Category Archives: colleges and universities

How do we grade in Remote College?

With virtually every American campus (save Liberty University) devoid of students, who are now learning remotely, the issue of how to grade them naturally arises. There have been many solutions that we’ve discussed, and these are the subject of a New York Times piece, prominent in today’s paper edition but hard to find in the […]

Writer excoriates the University of Chicago English Department for its opposition to free speech

 Education should not be intended to make people comfortable; it is meant to make them think. Hannah Holborn Gray, former president, The University of Chicago   Ben Schwarz is a well known editor and writer who was national editor of The Atlantic for 13 years after 2000, and won plaudits for his work, described in […]

Emory student paper urges Syracuse University to “rethink free speech policy”, says anything that doesn’t cause bodily harm should be “free speech”

Chalk up Emory University in Atlanta, Georgia, as another example of woke students making crazy arguments about free speech—and a cowardly administration at Syracuse University as an example of how not to deal with student-led disruption. As the editorial in the Emory student newspaper below—and an Associate Press article—report (click on screenshot), some students from […]

More sordid details of the college admissions scandal

I feel like I need a shower before I even write about this stuff—not because it’s sordid (which it is), but because it’s Hollywood gossip. On the other hand, the 2019 college admissions scandal—in which many parents paid bribes and fees and construct false resumes to get their kids into prestigious colleges—really bothers me. Perhaps […]

Texas man endows first professorship of secular studies at a public university: UT Austin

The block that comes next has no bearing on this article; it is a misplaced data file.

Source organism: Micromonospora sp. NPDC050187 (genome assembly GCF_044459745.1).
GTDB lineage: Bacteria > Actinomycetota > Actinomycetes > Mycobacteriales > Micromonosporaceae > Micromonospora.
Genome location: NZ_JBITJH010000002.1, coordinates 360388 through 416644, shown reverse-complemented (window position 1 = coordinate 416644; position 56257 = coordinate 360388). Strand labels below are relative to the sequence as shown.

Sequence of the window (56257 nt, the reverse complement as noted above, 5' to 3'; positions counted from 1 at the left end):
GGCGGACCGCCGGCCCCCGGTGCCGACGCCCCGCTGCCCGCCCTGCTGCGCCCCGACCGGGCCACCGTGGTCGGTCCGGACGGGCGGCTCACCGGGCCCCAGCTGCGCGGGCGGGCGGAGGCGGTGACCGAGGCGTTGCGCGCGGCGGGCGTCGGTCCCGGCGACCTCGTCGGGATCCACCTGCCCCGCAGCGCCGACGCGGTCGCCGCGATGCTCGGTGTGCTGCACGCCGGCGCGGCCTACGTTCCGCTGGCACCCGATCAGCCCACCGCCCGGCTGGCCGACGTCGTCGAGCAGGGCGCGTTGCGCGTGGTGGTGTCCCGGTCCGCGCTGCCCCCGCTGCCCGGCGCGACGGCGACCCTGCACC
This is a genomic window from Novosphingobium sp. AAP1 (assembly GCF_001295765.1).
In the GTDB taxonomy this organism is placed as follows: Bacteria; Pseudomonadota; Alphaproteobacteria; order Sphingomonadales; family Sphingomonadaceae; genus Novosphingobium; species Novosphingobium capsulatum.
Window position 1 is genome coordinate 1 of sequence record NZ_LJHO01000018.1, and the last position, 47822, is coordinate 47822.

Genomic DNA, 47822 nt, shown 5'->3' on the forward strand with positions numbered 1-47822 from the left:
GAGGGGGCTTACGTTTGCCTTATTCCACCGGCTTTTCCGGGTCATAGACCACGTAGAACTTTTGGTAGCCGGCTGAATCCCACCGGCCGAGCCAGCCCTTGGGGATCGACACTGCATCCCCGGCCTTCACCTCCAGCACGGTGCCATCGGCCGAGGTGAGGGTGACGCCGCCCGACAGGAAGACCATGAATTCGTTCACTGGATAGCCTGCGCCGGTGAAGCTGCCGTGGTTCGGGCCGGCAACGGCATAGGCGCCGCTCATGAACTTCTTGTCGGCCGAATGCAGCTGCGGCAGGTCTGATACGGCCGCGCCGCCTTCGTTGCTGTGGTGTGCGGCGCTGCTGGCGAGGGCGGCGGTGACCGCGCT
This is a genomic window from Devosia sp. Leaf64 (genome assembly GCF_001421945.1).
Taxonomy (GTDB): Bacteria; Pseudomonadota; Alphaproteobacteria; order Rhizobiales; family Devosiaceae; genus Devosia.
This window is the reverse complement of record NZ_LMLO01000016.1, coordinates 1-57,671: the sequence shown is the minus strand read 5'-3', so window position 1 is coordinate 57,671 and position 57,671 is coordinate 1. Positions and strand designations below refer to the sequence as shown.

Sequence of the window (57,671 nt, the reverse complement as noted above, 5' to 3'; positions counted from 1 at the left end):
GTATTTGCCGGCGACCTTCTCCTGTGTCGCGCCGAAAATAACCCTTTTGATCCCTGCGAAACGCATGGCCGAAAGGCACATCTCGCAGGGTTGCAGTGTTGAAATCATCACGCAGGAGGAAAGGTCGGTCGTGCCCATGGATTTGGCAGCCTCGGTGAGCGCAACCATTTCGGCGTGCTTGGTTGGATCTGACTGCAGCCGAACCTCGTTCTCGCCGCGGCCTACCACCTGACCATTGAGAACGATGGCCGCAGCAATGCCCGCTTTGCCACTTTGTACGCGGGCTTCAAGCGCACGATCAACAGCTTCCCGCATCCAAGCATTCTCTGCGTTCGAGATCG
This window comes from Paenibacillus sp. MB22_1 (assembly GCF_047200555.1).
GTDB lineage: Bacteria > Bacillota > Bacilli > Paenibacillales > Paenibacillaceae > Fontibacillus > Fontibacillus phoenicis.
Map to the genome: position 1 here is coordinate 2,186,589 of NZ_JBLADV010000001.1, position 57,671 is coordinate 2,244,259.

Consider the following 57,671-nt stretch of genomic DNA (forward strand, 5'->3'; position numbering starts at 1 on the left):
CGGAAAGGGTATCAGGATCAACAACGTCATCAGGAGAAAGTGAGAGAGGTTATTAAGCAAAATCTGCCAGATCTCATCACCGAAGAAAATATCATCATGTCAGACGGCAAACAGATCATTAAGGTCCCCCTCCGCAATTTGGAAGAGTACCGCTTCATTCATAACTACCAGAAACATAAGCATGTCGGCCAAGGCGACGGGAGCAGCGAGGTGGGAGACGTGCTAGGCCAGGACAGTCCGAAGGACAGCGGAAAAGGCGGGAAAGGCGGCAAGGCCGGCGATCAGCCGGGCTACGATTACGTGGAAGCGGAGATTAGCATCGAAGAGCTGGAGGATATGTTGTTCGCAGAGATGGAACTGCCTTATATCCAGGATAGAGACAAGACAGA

You may already know that the country’s first—and still, I think, only—college program in Secular Studies is at Pitzer College in Claremont, California, founded by the estimable sociologist Phil Zuckerman. (You can see the curriculum here.) Well, as the Austin Statesman (should they change it to “Statesperson”?) reported yesterday, The University of Texas at Austin […]

FIRE’s yearly Hall of Shame: the 10 worst colleges for free speech

The Foundation for Individual Rights in Education (FIRE) has issued their booby prize for the ten worst colleges for free speech of the year. (The prize is for 2020 but reflects what happened in previous year.) Click on the screenshot below to go the article. What bothered me, but didn’t really surprise me, is that […]

NIH gets into the game of requiring job candidates to show track records of promoting diversity

At the end of last year, I pointed out that the University of California system was implementing a new procedure for hiring faculty. It involved candidates submitting “diversity statements” that recounted their knowledge about diversity, their past efforts to increase diversity in their institutions, and their plans for promoting diversity if they were hired. While […]

Popular art history class canceled at Yale because it wasn’t “inclusive”

Mommas, don’t let your babies grow up to be Yalies! Of all the Ivy League schools I follow, Yale is becoming the most Woke, and not in a nice way. It’s been going on a while, but became more visible in 2015 when popular Yale professor Nicholas Christakis, who taught sociology and other subjects, and […]

A state university disinvites an anti-Semite

It’s a test of your adherence to free speech if you can stand up for the rights of speakers whose message you despise. And this is one case, as reported on December 24 in the Los Angeles Times (click on screenshot below). San Diego State, a public university in California, gave $170,000 to four of […]

Literary studies on the decline—but why? Scholars analyze the problem

A new supplement in the Chronicle of Higher Education (click on screenshot below) comprises a series of 14 shortish pieces about the decline in funding for and in the reputation of literary studies in American universities. Several of the authors (all professors) diagnose the problem, and some of them offer solutions, none of which seem […]